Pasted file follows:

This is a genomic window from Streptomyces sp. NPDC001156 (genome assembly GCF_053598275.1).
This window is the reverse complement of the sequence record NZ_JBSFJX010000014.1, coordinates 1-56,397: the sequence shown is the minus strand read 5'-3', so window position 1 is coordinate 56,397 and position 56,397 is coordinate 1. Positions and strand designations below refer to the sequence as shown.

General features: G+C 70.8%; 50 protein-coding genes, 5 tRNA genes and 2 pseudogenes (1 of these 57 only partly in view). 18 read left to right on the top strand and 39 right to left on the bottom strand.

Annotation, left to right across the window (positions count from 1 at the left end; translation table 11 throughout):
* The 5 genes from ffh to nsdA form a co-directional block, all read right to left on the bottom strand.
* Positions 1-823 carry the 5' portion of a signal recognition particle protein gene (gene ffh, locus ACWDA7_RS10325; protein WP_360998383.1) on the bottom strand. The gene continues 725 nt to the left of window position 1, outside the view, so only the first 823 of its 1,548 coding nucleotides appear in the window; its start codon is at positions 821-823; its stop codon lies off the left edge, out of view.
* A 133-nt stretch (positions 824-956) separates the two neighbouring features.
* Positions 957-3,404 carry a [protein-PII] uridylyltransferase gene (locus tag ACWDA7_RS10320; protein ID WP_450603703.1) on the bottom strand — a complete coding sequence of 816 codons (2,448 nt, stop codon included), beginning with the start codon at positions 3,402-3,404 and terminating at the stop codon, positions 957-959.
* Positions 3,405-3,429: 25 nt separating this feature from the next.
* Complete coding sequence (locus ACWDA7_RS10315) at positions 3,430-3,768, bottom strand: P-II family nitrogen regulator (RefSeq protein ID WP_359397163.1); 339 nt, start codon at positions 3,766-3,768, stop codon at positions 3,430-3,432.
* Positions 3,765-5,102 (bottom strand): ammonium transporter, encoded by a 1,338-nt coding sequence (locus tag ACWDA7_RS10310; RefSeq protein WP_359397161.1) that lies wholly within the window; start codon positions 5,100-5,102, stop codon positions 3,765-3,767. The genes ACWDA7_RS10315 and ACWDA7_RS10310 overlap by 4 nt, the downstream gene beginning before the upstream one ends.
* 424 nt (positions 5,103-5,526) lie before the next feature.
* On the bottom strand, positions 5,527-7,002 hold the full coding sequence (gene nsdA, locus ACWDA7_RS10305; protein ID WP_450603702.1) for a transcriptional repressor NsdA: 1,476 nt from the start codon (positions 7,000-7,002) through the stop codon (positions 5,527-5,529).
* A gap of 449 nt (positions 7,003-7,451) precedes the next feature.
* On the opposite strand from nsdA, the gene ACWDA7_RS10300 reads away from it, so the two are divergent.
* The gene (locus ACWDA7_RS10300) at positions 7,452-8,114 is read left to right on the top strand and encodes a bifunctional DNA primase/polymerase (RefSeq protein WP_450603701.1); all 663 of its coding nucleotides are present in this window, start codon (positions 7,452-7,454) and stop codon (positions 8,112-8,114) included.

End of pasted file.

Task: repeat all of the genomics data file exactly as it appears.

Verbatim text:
This is a genomic window from Streptomyces sp. NPDC001156 (genome assembly GCF_053598275.1).
This window is the reverse complement of the sequence record NZ_JBSFJX010000014.1, coordinates 1-56,397: the sequence shown is the minus strand read 5'-3', so window position 1 is coordinate 56,397 and position 56,397 is coordinate 1. Positions and strand designations below refer to the sequence as shown.

General features: G+C 70.8%; 50 protein-coding genes, 5 tRNA genes and 2 pseudogenes (1 of these 57 only partly in view). 18 read left to right on the top strand and 39 right to left on the bottom strand.

Annotation, left to right across the window (positions count from 1 at the left end; translation table 11 throughout):
* The 5 genes from ffh to nsdA form a co-directional block, all read right to left on the bottom strand.
* Positions 1-823 carry the 5' portion of a signal recognition particle protein gene (gene ffh, locus ACWDA7_RS10325; protein WP_360998383.1) on the bottom strand. The gene continues 725 nt to the left of window position 1, outside the view, so only the first 823 of its 1,548 coding nucleotides appear in the window; its start codon is at positions 821-823; its stop codon lies off the left edge, out of view.
* A 133-nt stretch (positions 824-956) separates the two neighbouring features.
* Positions 957-3,404 carry a [protein-PII] uridylyltransferase gene (locus tag ACWDA7_RS10320; protein ID WP_450603703.1) on the bottom strand — a complete coding sequence of 816 codons (2,448 nt, stop codon included), beginning with the start codon at positions 3,402-3,404 and terminating at the stop codon, positions 957-959.
* Positions 3,405-3,429: 25 nt separating this feature from the next.
* Complete coding sequence (locus ACWDA7_RS10315) at positions 3,430-3,768, bottom strand: P-II family nitrogen regulator (RefSeq protein ID WP_359397163.1); 339 nt, start codon at positions 3,766-3,768, stop codon at positions 3,430-3,432.
* Positions 3,765-5,102 (bottom strand): ammonium transporter, encoded by a 1,338-nt coding sequence (locus tag ACWDA7_RS10310; RefSeq protein WP_359397161.1) that lies wholly within the window; start codon positions 5,100-5,102, stop codon positions 3,765-3,767. The genes ACWDA7_RS10315 and ACWDA7_RS10310 overlap by 4 nt, the downstream gene beginning before the upstream one ends.
* 424 nt (positions 5,103-5,526) lie before the next feature.
* On the bottom strand, positions 5,527-7,002 hold the full coding sequence (gene nsdA, locus ACWDA7_RS10305; protein ID WP_450603702.1) for a transcriptional repressor NsdA: 1,476 nt from the start codon (positions 7,000-7,002) through the stop codon (positions 5,527-5,529).
* A gap of 449 nt (positions 7,003-7,451) precedes the next feature.
* On the opposite strand from nsdA, the gene ACWDA7_RS10300 reads away from it, so the two are divergent.
* The gene (locus ACWDA7_RS10300) at positions 7,452-8,114 is read left to right on the top strand and encodes a bifunctional DNA primase/polymerase (RefSeq protein WP_450603701.1); all 663 of its coding nucleotides are present in this window, start codon (positions 7,452-7,454) and stop codon (positions 8,112-8,114) included.